In assessing an application for discretionary Student Finance, SFE should consider each case on its own merits. SFE should consider the reasons why you have interrupted, how long you are interrupting for, what financial hardship you may experience if you don’t receive any Student Finance, and whether this might mean that you are not able to resume your studies in the future.
To help you apply for discretionary Student Finance England has produced a Financial Hardship Confirmation Form. It asks for information about your income, expenses and debts. There is also a blank page on the form for you to explain to SFE why you have had to interrupt, and why you are now unable to work or to access any alternative income.
You will also need to send supporting documents with your form such as bank statements for the most recent three months, as well as evidence of your financial obligations such as a tenancy agreement showing your rent amount, copies of any bills that are due, etc.
You can call SFE on 0300 100 607 and ask them to send you a Financial Hardship Confirmation Form, or you may be able to download it from your student finance online account. A Welfare Adviser can help you complete the form, or check it before you send it off.
Contact a Welfare Adviser in the Advice and Counselling Service who can advise you about making a discretionary funding application.
You are not normally eligible to receive Student Finance England Loans and/or grants while you are re-sitting out of attendance. Contact a Welfare Adviser to discuss your options.
You would normally be expected to work to support yourself during this period out of attendance. The Advice and Counselling Service and Queen Mary Careers and Enterprise Centre have written an advice guide to help you find work.
Most full-time students cannot claim welfare benefits like Universal Credit throughout their studies including when re-sitting out of attendance. However the benefit rules do permit certain students to claim, for example there are exceptions for some students with dependent children and/or some students with a disability or ill health. If you are a full-time student who can normally claim benefits while studying, you can continue claiming while you are re-sitting out of attendance. We have more information about who can claim while studying in our Additional Funding guide.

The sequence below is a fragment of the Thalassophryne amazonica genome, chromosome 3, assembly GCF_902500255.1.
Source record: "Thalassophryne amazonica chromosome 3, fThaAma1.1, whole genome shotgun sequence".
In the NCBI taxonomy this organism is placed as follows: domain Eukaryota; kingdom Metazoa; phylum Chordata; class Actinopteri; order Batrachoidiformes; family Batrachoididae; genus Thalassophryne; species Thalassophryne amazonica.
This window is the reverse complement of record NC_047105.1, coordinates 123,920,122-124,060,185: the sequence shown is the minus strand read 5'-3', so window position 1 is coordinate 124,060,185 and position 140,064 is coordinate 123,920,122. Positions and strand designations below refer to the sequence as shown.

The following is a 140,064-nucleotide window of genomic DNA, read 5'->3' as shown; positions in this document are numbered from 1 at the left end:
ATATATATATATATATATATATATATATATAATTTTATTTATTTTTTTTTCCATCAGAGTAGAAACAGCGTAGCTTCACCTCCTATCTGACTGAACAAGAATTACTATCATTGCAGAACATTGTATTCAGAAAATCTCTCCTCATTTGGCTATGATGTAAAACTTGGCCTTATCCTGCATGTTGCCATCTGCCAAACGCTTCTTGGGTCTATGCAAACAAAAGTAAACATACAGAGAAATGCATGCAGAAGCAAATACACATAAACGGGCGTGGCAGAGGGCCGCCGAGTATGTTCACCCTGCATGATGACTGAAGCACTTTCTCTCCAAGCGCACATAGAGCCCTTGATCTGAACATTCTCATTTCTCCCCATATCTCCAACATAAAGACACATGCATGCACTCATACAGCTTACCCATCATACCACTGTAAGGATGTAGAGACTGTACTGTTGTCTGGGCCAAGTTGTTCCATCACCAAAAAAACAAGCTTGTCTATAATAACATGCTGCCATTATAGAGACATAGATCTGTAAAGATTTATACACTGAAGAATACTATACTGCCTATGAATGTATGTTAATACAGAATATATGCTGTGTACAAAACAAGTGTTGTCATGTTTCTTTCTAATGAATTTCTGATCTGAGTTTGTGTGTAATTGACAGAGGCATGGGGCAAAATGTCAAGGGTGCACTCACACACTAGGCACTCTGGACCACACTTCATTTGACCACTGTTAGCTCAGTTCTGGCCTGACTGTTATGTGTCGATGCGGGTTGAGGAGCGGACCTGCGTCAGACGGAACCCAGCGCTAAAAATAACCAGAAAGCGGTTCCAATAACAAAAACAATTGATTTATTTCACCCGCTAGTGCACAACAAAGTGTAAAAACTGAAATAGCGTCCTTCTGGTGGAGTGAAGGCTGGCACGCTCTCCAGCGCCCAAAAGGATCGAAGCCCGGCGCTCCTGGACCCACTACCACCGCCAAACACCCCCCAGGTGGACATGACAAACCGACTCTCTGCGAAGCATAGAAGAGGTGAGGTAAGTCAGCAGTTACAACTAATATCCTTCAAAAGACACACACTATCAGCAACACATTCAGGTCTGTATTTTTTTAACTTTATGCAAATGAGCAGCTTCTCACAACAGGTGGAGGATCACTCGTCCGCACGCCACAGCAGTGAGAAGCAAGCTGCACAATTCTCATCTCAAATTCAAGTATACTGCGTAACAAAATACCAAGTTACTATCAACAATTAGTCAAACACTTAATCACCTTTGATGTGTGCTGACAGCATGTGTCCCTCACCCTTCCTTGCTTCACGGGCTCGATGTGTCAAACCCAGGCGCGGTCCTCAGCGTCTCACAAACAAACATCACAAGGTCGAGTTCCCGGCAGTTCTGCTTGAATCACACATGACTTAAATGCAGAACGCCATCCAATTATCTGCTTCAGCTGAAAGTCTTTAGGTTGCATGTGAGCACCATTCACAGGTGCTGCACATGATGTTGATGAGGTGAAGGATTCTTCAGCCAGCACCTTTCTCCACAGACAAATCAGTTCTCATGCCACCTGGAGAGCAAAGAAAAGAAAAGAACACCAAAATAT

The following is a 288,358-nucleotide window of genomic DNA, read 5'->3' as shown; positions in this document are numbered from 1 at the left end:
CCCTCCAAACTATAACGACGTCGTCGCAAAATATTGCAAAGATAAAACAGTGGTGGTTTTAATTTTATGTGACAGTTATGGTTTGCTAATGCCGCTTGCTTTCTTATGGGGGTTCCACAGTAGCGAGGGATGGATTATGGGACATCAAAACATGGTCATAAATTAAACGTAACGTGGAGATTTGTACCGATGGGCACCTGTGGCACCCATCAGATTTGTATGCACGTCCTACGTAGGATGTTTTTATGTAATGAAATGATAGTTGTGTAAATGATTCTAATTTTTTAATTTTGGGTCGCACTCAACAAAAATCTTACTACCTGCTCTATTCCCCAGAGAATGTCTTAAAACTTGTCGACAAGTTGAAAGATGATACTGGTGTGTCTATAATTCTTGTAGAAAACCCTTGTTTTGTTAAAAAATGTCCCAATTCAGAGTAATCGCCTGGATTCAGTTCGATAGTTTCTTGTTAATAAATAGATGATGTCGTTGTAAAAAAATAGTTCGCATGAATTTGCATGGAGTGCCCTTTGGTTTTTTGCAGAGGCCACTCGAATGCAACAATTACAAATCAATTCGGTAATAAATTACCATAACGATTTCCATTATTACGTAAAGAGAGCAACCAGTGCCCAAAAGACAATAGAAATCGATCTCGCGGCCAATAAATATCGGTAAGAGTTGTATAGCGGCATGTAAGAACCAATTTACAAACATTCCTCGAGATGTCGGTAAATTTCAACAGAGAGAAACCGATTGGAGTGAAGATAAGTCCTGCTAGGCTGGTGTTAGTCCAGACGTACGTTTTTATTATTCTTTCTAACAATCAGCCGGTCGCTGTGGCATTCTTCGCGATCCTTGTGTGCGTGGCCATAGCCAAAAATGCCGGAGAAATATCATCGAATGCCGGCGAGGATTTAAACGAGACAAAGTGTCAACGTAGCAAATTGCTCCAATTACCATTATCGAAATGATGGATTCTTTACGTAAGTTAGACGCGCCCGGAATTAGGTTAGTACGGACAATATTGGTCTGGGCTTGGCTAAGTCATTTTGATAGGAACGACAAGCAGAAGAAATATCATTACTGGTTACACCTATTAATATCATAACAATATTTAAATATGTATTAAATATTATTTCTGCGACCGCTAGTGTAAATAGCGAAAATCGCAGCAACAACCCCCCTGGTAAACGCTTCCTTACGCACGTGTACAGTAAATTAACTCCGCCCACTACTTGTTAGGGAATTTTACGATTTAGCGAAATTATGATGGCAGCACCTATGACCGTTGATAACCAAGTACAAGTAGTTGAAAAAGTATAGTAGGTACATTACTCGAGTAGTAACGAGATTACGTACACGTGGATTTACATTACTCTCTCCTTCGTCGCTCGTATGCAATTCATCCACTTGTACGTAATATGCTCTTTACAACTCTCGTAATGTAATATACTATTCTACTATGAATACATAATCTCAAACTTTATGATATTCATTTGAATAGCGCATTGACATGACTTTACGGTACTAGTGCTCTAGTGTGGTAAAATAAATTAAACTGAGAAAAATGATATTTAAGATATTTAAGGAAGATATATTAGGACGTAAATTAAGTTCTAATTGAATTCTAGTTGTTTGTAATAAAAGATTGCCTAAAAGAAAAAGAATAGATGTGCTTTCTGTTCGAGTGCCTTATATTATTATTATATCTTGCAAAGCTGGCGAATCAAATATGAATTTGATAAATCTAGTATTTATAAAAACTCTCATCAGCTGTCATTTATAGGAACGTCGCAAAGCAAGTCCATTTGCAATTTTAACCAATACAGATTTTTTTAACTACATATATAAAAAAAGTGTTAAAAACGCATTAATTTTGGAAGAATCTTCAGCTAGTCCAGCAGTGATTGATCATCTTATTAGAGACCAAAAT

If you have a disability or are ill our advice guide Extra Money for Disability and Ill Health explains about these benefits and the eligibility criteria.
University Financial Assistance Fund
If you are re-sitting out of attendance and you need to give up work a few weeks before your exams so that you can revise, you may be able to get a grant to help towards your loss of earnings from the University Financial Assistance Fund (UFAF). Application details are here.
In exceptional circumstances you might also be able to apply to the University Financial Assistance Fund for a limited amount of financial assistance if you have no income while you are waiting for other funds to arrive.
Contact a Welfare Adviser in the Advice and Counselling Service who can advise you about applying to the hardship fund.
Once you withdraw, you will no longer be entitled to receive Student Finance, as you will no longer be a student. Depending on the date you withdraw, you may have a Student Finance overpayment of Maintenance Loan and grants (if you receive these) - see the later section of this advice guide Will I have to repay my Student Finance grants or loans?